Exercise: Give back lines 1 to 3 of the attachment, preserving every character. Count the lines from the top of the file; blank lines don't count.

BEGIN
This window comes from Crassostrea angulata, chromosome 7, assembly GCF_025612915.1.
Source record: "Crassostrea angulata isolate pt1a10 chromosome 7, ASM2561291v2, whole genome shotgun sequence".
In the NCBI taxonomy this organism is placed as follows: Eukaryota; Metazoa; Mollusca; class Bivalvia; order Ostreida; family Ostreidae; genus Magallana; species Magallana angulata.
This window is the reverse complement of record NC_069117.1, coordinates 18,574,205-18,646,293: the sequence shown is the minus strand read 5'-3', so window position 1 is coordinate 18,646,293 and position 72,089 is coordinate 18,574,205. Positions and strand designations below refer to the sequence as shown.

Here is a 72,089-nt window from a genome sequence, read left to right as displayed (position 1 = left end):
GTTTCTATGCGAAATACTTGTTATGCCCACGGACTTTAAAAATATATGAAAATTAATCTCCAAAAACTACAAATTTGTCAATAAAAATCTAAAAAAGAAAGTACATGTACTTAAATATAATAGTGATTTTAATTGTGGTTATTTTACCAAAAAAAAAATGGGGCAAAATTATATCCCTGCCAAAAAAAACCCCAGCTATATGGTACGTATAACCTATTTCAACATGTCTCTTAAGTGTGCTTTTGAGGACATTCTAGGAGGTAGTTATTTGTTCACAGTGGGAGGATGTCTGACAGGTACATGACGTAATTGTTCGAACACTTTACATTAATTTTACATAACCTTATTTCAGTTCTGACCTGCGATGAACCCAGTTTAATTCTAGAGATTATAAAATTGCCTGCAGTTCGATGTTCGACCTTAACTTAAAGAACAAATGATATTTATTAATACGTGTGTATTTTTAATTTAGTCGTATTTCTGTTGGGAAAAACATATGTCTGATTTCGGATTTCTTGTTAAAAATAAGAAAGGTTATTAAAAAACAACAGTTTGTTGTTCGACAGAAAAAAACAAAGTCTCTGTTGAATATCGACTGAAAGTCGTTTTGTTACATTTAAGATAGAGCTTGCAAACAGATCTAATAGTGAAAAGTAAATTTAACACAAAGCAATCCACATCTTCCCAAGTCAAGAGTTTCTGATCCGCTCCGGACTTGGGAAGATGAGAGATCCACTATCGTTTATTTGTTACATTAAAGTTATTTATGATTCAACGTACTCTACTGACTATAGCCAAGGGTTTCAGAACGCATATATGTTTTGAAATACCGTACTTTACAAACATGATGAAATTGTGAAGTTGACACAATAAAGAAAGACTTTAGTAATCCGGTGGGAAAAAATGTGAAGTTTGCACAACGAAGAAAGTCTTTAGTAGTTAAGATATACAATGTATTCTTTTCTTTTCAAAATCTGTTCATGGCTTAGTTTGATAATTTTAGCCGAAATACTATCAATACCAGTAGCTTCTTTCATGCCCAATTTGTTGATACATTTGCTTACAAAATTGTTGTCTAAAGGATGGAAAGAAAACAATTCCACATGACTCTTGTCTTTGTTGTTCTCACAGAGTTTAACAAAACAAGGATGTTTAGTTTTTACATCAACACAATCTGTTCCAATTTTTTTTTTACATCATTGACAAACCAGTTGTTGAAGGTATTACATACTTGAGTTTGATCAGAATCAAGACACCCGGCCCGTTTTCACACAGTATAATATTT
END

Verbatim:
This window comes from Crassostrea angulata, chromosome 7, assembly GCF_025612915.1.
Source record: "Crassostrea angulata isolate pt1a10 chromosome 7, ASM2561291v2, whole genome shotgun sequence".
In the NCBI taxonomy this organism is placed as follows: Eukaryota; Metazoa; Mollusca; class Bivalvia; order Ostreida; family Ostreidae; genus Magallana; species Magallana angulata.